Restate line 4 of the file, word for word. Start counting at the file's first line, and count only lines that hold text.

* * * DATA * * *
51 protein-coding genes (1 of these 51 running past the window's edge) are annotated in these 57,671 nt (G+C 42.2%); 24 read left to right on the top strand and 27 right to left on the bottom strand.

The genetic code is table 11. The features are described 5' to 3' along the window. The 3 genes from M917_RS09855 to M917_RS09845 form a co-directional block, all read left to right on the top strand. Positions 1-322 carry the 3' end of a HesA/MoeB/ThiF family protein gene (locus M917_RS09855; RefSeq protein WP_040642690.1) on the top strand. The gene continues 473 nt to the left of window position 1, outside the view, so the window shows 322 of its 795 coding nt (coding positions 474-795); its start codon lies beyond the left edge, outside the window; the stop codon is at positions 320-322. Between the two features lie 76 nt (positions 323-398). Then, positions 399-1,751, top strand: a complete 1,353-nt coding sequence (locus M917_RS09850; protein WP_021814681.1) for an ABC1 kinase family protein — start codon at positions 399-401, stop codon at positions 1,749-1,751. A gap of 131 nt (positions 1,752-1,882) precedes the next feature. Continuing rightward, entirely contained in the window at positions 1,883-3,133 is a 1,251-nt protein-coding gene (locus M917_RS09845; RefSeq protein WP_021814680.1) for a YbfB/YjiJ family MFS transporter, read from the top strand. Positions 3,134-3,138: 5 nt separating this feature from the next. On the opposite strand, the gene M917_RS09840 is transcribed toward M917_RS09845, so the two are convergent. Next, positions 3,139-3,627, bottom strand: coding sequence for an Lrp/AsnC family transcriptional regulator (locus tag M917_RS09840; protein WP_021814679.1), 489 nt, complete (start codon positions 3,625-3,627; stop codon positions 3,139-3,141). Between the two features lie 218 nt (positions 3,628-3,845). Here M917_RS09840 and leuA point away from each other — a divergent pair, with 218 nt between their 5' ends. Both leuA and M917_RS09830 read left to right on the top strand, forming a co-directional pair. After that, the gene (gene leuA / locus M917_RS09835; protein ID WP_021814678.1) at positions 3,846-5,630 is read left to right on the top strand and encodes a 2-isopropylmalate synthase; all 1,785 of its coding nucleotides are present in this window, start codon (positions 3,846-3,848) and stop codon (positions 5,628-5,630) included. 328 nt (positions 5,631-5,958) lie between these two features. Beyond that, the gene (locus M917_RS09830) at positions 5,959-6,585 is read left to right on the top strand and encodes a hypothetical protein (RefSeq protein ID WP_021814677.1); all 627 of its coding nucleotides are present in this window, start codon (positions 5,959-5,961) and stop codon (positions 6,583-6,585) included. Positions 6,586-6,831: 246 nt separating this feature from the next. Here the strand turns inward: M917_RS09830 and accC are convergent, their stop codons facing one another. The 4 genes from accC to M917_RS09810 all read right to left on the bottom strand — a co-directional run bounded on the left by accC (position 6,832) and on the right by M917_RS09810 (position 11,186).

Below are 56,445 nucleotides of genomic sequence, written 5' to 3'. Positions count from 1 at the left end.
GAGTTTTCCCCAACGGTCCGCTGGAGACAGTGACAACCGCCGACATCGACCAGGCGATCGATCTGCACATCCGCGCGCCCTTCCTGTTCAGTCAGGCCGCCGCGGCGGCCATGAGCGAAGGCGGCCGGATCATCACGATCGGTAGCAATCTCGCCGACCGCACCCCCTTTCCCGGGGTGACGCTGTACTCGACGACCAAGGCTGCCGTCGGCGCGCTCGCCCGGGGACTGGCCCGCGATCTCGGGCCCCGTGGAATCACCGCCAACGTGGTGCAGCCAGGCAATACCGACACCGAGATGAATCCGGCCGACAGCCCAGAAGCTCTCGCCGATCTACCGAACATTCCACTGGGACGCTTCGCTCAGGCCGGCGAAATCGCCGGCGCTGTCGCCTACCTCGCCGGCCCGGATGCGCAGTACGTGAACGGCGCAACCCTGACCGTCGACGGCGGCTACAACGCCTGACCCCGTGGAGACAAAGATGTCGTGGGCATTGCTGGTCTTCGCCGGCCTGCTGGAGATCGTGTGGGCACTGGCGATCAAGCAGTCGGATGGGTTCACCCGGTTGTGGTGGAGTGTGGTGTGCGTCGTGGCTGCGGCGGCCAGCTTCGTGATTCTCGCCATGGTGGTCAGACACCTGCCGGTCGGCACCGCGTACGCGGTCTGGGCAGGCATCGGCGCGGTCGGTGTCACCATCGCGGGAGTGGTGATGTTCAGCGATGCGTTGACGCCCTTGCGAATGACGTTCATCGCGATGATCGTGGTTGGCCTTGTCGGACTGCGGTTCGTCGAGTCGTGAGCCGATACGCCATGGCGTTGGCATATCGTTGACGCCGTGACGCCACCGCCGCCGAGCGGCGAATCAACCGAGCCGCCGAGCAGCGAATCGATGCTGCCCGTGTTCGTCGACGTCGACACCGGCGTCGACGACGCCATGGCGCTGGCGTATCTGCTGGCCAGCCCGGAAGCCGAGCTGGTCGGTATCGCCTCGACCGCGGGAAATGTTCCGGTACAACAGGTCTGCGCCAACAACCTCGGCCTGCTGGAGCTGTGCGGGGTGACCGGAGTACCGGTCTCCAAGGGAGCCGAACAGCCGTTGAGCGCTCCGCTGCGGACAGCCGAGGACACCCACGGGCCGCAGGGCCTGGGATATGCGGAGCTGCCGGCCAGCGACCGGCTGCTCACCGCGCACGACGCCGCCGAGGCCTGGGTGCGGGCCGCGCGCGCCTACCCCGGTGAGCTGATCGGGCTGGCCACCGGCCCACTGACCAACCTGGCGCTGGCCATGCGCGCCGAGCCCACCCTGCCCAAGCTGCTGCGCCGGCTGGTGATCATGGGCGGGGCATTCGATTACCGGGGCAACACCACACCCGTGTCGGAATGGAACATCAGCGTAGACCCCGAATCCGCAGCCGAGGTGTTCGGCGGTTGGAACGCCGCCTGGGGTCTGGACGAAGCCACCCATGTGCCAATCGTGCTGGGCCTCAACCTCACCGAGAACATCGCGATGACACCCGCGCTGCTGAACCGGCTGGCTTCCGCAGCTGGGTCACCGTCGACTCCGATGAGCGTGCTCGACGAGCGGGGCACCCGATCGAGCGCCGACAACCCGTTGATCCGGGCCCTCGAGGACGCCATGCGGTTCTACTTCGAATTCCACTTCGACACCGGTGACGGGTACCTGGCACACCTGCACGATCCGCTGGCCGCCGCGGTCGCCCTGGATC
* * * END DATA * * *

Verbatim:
GAGTTTTCCCCAACGGTCCGCTGGAGACAGTGACAACCGCCGACATCGACCAGGCGATCGATCTGCACATCCGCGCGCCCTTCCTGTTCAGTCAGGCCGCCGCGGCGGCCATGAGCGAAGGCGGCCGGATCATCACGATCGGTAGCAATCTCGCCGACCGCACCCCCTTTCCCGGGGTGACGCTGTACTCGACGACCAAGGCTGCCGTCGGCGCGCTCGCCCGGGGACTGGCCCGCGATCTCGGGCCCCGTGGAATCACCGCCAACGTGGTGCAGCCAGGCAATACCGACACCGAGATGAATCCGGCCGACAGCCCAGAAGCTCTCGCCGATCTACCGAACATTCCACTGGGACGCTTCGCTCAGGCCGGCGAAATCGCCGGCGCTGTCGCCTACCTCGCCGGCCCGGATGCGCAGTACGTGAACGGCGCAACCCTGACCGTCGACGGCGGCTACAACGCCTGACCCCGTGGAGACAAAGATGTCGTGGGCATTGCTGGTCTTCGCCGGCCTGCTGGAGATCGTGTGGGCACTGGCGATCAAGCAGTCGGATGGGTTCACCCGGTTGTGGTGGAGTGTGGTGTGCGTCGTGGCTGCGGCGGCCAGCTTCGTGATTCTCGCCATGGTGGTCAGACACCTGCCGGTCGGCACCGCGTACGCGGTCTGGGCAGGCATCGGCGCGGTCGGTGTCACCATCGCGGGAGTGGTGATGTTCAGCGATGCGTTGACGCCCTTGCGAATGACGTTCATCGCGATGATCGTGGTTGGCCTTGTCGGACTGCGGTTCGTCGAGTCGTGAGCCGATACGCCATGGCGTTGGCATATCGTTGACGCCGTGACGCCACCGCCGCCGAGCGGCGAATCAACCGAGCCGCCGAGCAGCGAATCGATGCTGCCCGTGTTCGTCGACGTCGACACCGGCGTCGACGACGCCATGGCGCTGGCGTATCTGCTGGCCAGCCCGGAAGCCGAGCTGGTCGGTATCGCCTCGACCGCGGGAAATGTTCCGGTACAACAGGTCTGCGCCAACAACCTCGGCCTGCTGGAGCTGTGCGGGGTGACCGGAGTACCGGTCTCCAAGGGAGCCGAACAGCCGTTGAGCGCTCCGCTGCGGACAGCCGAGGACACCCACGGGCCGCAGGGCCTGGGATATGCGGAGCTGCCGGCCAGCGACCGGCTGCTCACCGCGCACGACGCCGCCGAGGCCTGGGTGCGGGCCGCGCGCGCCTACCCCGGTGAGCTGATCGGGCTGGCCACCGGCCCACTGACCAACCTGGCGCTGGCCATGCGCGCCGAGCCCACCCTGCCCAAGCTGCTGCGCCGGCTGGTGATCATGGGCGGGGCATTCGATTACCGGGGCAACACCACACCCGTGTCGGAATGGAACATCAGCGTAGACCCCGAATCCGCAGCCGAGGTGTTCGGCGGTTGGAACGCCGCCTGGGGTCTGGACGAAGCCACCCATGTGCCAATCGTGCTGGGCCTCAACCTCACCGAGAACATCGCGATGACACCCGCGCTGCTGAACCGGCTGGCTTCCGCAGCTGGGTCACCGTCGACTCCGATGAGCGTGCTCGACGAGCGGGGCACCCGATCGAGCGCCGACAACCCGTTGATCCGGGCCCTCGAGGACGCCATGCGGTTCTACTTCGAATTCCACTTCGACACCGGTGACGGGTACCTGGCACACCTGCACGATCCGCTGGCCGCCGCGGTCGCCCTGGATC